Being considerate involves thinking beyond oneself when contributing to a project. It is associated with the awareness of the people surrounding you and how your contributions will impact them and their work. A considerate community member would always consult people who might be affected by his or her actions or decisions,would try to avoid creating problems for other members when contributing to the project, and would take steps to try to prevent problems caused by his or her contributions with other members.
There is a sense of civic responsibility when being a community member. We could define such sense as a responsible and constructive involvement in the life of a FLOSS community, including expressing opinions and taking part in decisions, attending/partaking in social events, and keeping updated about issues that involve the overall project and the areas in which the member is involved.
It is first important for a member to keep up with the latest development and announcements about the overall project as well as in the areas in which the member is involved. The is a sense of civic responsibility is also expressed when members attend and partake in social events organized by the community such as conferences, hackfests, or sprints. Finally, expressing opinions and taking part in decisions is also some important matter. However, such participation must be constructive and effective. In other words one shall express his or her opinion way when it deals to an area for which the person an expert but the member shall also keep it quiet when a discussion or debate does not deal with an area which is clearly understood by the person.
Finally, someone with a high sense of civic responsibility would abide by any decision that has been made for which the person either agrees or even disagrees, accept it, and act accordingly.
The interviews showed that aspects such as “improving image outside of the project” or “advocating a project outside” were emphasized by most respondents. As a respondent pointed out “if you are a true passionate citizen then naturally you will be talking about the project in good terms and spread your passion to other people, promoting it to others”.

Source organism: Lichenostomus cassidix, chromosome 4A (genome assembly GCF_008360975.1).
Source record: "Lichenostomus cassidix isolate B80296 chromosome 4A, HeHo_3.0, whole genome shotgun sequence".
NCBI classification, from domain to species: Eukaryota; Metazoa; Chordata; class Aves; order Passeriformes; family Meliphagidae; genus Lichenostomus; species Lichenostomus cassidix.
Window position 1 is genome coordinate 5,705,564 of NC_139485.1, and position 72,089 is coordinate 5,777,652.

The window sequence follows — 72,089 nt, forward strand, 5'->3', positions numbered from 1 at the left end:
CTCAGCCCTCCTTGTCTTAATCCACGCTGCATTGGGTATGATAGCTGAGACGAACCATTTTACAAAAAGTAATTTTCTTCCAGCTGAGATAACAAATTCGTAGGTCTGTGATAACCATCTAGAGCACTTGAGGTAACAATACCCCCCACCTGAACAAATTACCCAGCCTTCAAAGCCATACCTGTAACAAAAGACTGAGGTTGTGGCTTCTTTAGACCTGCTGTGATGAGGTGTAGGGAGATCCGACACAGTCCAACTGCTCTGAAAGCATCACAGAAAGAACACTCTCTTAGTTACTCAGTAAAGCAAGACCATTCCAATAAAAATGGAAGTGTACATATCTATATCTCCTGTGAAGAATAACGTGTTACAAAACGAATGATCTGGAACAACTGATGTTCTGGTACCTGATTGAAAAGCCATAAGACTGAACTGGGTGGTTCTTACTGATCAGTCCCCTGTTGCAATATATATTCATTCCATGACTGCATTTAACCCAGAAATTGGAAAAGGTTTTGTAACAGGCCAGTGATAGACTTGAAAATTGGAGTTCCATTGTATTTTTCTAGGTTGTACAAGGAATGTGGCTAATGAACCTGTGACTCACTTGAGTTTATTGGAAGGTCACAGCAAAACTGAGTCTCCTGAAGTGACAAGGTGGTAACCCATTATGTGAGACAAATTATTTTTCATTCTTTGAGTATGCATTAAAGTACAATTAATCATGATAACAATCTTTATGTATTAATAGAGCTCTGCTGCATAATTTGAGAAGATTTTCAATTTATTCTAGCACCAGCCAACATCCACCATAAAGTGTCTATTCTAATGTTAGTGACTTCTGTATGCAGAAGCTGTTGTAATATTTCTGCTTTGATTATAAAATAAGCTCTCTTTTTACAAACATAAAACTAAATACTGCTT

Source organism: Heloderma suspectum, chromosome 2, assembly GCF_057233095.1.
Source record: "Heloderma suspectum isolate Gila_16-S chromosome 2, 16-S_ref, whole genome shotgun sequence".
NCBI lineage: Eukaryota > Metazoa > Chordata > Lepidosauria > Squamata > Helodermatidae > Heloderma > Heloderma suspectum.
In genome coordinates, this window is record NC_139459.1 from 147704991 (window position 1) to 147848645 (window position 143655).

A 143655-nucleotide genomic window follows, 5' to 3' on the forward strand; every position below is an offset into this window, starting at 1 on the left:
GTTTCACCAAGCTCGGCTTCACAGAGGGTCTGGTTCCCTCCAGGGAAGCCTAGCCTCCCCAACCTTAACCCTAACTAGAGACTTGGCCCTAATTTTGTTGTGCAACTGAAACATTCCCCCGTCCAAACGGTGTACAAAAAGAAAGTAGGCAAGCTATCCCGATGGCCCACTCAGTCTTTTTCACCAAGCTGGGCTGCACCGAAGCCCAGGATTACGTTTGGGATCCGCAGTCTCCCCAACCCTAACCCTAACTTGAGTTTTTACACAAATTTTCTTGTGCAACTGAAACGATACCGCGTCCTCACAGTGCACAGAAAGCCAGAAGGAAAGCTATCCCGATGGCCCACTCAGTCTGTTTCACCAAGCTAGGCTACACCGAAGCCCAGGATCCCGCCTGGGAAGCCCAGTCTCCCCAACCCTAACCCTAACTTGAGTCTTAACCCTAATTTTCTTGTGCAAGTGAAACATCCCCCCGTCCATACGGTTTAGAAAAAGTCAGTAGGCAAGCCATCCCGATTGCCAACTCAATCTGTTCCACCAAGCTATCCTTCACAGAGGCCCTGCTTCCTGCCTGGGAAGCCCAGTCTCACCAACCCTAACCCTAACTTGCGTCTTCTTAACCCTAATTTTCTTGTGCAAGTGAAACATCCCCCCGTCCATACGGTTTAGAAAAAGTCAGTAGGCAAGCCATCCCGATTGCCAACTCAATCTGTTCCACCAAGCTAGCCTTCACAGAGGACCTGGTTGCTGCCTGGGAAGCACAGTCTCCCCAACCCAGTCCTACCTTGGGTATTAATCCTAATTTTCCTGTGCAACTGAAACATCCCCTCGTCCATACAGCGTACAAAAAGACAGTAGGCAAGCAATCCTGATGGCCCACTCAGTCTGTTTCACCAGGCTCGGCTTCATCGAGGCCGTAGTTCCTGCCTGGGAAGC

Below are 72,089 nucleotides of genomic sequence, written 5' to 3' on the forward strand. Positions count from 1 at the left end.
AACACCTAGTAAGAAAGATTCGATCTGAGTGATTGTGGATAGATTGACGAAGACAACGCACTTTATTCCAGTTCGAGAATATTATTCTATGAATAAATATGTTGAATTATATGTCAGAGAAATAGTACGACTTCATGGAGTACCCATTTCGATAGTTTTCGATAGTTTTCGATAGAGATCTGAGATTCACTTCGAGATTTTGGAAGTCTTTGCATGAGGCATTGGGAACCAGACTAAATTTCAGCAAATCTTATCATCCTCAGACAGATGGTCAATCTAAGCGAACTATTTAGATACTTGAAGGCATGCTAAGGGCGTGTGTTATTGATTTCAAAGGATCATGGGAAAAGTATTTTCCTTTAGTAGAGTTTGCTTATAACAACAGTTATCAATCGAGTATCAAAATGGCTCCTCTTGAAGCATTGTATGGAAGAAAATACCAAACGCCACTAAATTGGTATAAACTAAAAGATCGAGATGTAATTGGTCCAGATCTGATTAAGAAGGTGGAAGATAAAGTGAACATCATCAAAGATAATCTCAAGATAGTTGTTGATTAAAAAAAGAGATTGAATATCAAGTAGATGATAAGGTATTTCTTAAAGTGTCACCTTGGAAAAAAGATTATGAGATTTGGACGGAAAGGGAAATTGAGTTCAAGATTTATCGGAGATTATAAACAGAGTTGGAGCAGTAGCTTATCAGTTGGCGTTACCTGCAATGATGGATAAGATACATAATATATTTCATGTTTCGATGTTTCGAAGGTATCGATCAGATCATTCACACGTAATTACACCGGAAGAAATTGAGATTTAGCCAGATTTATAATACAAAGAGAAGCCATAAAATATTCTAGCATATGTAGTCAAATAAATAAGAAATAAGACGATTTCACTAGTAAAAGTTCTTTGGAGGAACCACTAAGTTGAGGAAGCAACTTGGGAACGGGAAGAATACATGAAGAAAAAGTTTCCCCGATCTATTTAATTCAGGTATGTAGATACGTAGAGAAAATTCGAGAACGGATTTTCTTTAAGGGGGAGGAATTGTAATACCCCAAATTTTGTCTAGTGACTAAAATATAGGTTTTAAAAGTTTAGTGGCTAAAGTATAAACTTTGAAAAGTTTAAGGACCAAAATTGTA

I define boostering here to encompass all above aspects by using the following definition: the extent to which a member acts with the best interest for a FLOSS community and promotes its image to outsiders.
Improving the image of a project starts with defending the project when a person inside or outside the community criticizes it. It is then about encouraging friends, colleagues, and family to use the software developed in the community and promoting the project to the outside world. Overall, such a passionate member always acts and contributes with the best interest for the community.
This list of behaviours is certainly not exhaustive but it is a step further towards understanding what FLOSS communities need from their members to ensure their success. This could also help FLOSS projects reflect on the actual code of conduct and encompass some of the aspects presented in this blog post.